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Apr 25, 2022

The ethics of false promises, or What education cannot do

Could Russian educators have prevented the moral catastrophe of popular support for the aggression? Could American educators have prevented the poisonous blooming of paranoid anti-democratic Trumpist movement? For centuries, education was thought of as a remedy against hatred and ignorance. The results are less than encouraging: the world has never been as educated, and paranoia and xenophobia are as alive as ever.

I have been thinking lately about the ethics of over-promising. Did we, educators, implicitly promised to solve problems we cannot truly solve? We have been happy to receive public funding under a false assumption that we can reduce inequality (we did not), diminish xenophobia (we did a little), eliminate racism, reduce poverty, and solve a host of other social problems. What is the moral responsibility of the one who promises regarding the extent of their ability to deliver? Are we pitching snake oil to the public?

To be fair, on some promises, we delivered. Getting a college degree does improve your life outcomes. Desegregation actually benefited a lot of children. Head Start is a successful program. Free and reduced lunch program does improve children’s wellbeing. Multicultural education does reduce prejudice. I am not linking empirical source here, but I think I can find evidence for each of these and many other positive outcomes. We are doing something very impactful.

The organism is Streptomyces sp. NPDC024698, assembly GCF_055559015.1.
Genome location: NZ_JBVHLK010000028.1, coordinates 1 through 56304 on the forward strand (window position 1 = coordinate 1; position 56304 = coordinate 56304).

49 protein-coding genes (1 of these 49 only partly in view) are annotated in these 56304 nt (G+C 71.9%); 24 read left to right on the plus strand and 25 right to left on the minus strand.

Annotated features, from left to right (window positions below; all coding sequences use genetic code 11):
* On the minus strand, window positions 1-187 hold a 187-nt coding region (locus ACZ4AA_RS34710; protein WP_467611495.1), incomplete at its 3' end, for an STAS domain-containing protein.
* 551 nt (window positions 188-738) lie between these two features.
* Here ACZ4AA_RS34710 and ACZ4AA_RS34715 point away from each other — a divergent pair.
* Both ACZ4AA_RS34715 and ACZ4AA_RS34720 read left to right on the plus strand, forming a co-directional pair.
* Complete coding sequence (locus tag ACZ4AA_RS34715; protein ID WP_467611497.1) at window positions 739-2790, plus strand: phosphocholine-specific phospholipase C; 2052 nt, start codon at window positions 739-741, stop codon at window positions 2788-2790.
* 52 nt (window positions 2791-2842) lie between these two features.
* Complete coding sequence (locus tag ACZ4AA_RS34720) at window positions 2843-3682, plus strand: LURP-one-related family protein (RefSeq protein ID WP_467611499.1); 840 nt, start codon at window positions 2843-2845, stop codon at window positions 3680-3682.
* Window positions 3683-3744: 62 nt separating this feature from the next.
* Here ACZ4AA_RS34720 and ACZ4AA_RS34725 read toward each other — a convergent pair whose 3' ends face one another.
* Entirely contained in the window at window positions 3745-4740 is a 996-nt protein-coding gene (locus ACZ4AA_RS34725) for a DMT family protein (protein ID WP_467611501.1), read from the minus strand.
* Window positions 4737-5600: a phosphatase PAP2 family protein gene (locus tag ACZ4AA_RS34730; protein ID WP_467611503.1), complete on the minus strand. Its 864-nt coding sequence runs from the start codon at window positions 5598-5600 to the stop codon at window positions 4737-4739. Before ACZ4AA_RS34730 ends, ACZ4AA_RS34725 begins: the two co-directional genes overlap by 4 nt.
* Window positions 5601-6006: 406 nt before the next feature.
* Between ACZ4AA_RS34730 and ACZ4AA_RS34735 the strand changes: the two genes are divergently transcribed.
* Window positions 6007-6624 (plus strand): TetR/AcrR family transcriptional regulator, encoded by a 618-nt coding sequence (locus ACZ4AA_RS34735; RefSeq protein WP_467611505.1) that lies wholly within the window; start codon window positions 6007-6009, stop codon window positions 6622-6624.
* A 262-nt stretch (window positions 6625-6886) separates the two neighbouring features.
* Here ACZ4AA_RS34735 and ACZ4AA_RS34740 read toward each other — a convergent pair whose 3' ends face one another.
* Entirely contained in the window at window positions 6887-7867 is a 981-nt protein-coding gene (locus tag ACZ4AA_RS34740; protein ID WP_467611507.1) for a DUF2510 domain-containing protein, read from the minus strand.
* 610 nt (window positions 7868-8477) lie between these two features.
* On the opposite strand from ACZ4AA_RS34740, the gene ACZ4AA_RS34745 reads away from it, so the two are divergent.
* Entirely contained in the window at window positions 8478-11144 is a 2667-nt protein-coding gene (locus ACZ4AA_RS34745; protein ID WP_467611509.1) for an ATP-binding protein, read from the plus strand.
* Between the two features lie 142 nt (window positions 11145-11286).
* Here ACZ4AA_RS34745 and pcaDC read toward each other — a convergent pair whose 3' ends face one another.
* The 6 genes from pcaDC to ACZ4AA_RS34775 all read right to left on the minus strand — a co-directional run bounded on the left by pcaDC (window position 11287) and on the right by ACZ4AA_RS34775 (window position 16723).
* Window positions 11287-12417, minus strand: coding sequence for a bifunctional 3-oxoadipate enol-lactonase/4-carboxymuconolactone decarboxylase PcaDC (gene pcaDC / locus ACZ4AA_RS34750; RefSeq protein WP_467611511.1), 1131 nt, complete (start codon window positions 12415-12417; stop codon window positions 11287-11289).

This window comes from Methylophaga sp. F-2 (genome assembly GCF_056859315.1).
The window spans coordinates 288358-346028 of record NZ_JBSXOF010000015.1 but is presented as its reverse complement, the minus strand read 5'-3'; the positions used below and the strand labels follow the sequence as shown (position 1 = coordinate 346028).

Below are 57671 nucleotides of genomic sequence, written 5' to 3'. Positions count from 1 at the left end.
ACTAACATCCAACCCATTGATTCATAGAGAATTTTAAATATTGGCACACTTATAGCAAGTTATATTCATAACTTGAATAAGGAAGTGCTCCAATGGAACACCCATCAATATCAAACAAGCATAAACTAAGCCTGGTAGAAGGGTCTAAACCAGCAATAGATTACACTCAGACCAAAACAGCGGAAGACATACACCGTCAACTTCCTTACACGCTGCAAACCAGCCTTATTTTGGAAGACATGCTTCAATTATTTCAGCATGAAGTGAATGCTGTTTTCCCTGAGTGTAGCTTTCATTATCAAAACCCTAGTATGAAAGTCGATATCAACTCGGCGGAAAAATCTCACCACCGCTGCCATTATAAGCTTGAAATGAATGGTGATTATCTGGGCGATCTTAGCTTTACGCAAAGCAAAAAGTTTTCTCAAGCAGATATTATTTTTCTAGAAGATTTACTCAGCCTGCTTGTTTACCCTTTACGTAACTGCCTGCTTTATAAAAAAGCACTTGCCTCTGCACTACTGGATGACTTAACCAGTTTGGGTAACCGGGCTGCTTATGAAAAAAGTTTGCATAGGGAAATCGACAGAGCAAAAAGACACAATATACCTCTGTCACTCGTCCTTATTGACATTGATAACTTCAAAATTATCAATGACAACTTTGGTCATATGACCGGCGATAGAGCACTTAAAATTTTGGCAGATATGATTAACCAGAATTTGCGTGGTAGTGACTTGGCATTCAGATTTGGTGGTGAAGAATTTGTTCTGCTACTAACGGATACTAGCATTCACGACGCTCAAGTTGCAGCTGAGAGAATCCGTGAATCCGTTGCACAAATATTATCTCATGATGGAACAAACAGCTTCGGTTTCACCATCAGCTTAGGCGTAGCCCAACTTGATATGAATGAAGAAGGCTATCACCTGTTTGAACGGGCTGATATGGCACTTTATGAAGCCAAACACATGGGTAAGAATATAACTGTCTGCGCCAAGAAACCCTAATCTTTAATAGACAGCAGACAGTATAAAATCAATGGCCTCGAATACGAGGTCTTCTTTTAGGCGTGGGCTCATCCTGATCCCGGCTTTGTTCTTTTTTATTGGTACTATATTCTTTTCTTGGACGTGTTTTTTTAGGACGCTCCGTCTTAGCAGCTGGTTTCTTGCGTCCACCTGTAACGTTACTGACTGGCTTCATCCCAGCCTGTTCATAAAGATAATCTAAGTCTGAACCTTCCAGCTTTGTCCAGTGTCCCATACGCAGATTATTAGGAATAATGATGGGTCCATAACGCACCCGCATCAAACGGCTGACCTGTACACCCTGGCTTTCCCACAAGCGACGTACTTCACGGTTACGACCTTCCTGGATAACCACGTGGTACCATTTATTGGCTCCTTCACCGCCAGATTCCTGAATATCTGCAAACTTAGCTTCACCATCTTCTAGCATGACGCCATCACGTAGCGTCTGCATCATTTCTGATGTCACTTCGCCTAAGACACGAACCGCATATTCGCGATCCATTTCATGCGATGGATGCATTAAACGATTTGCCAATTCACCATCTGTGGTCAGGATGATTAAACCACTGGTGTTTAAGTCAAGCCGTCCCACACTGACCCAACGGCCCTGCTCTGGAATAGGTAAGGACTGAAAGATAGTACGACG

An ethical position is not to over-promise, and not to under-promise either. Our professional responsibility is to be clear on what we can, and what we cannot deliver. An old plumber in Ohio told me about my old war box house’s sewage pipes: “I will clean your roots for you, but you will be calling me the same time next year.” The caveat is a sign of professional responsibility. We just need to be very clear with ourselves and with the public on what we can, and what we cannot deliver. While the principle is clear, I am not sure of the pragmatics of the solution. Who exactly, and how should tell the public about the limits of education as a vehicle of social improvement? I cannot think of a genre of scholarship of policy communication that does this. Which advisory to which political body will deliver the language of moderation? No one wants to hear the “curb your enthusiasm” message in the midst of political fight over resources. Do you want some extra funding for K-12 education? Well, maybe this is not a good time to tell people what you cannot achieve. And there is never a good time to say it, because there is always a political fight for resources. So keep on giving false promises. Will we eventually suffer from the backlash? Oh, wait, we already do.

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